Friday 29th, early start, double session. My friend and channel swimmer Cath was in for the double with me…but she hadn’t been training long since the channel. The sessions this time were going to be straight through so no gap, conscious of tomorrow, I swam it steady for a 4.39 finish. Cath was a fair bit slower but considering she had very little training on board, put in such an unbelievable effort to finish it, top work! You can only officially do one swim per session…so to do what we had done, you had to sign up for one swim as a ‘myswimathon’, to be done in your own time…with the medal to be posted out later. Cath was not having this and argued til she was blue in the face she deserved the three medals there and then!! She won…!!

Sat  30th, up to Hereford to swim with my dad! A bit of parkrun tourism first at Hereford race course, then off to the parents. He had signed up to the 400, I was 5k. When the pool had sent out the lane order, he was at one end, I was at the other. Fine. Turn up at the pool and they had tried to be helpful and put us in the same lane…but only us. That was fine, just the two of us itthis was supposed to be the difficult swim, 15k yesterday, 35k in the last 7days. Somehow it didnt turn out that way. Started off just me, tri boys in the next lane so the pace was a little hotter than it maybe should have been…but if youre in the lane next to me, we are racing. With a ten minute headstart, the old man got in. My pace was a fair bit quicker than is head up breastroke but was pretty easy to cruise past….although maybe slightly annoying for him!  I knew I was swimming fast but thought I’d just carry on and see what happened. Swimathons ethos is swim for all….my bad, suddenly the little devil in the back of my head pipes up, Dad is getting out in ten minutes, you’ve got the lane to yourself. Do it. PB it. Go! Not entirely sure where it came from but I didnt drop off and knocked out a 1hr 20 and a handful of seconds, well happy with that after yesterday!! 8 in 8days.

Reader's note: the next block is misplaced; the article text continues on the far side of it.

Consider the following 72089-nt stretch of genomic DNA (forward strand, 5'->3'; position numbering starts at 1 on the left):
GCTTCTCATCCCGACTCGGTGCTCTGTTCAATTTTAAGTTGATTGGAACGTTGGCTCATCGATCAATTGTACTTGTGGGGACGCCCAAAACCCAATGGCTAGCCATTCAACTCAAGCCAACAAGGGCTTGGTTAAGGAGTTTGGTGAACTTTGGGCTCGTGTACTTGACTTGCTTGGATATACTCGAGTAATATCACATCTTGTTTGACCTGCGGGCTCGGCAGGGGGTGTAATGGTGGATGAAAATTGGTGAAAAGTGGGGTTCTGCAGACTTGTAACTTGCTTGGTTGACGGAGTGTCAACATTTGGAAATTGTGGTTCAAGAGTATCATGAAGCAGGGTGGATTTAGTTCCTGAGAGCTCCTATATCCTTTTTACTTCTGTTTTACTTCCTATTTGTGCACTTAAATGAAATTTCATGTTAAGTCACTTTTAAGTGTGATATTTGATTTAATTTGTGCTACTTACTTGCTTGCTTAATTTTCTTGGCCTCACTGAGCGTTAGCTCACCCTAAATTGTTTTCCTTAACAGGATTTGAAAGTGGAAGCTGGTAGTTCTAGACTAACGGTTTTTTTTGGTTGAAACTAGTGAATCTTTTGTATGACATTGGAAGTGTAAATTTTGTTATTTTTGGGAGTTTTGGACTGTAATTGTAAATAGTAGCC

My friend Ros had been away but had signed up for Cardiff the following weekend. Her plan was 15k sat, 15k Sunday. I had Guildford firmly in my mind and resolved to swim just the 5k each day, I’d done enough, taper. It was an afternoon swim so Parkrun to start then shoot to the pool; Ros had already done 10k by the time we started. Lane was busy and there was a guy in there who was swimming like lightning!All worked out really well in the lane despite the differences in speed, think I was about 1.25 for that one. As well as ros, Rachael, Justin and Tracy were also swimming 5ks so we went for a well deserved pub meal afterwards!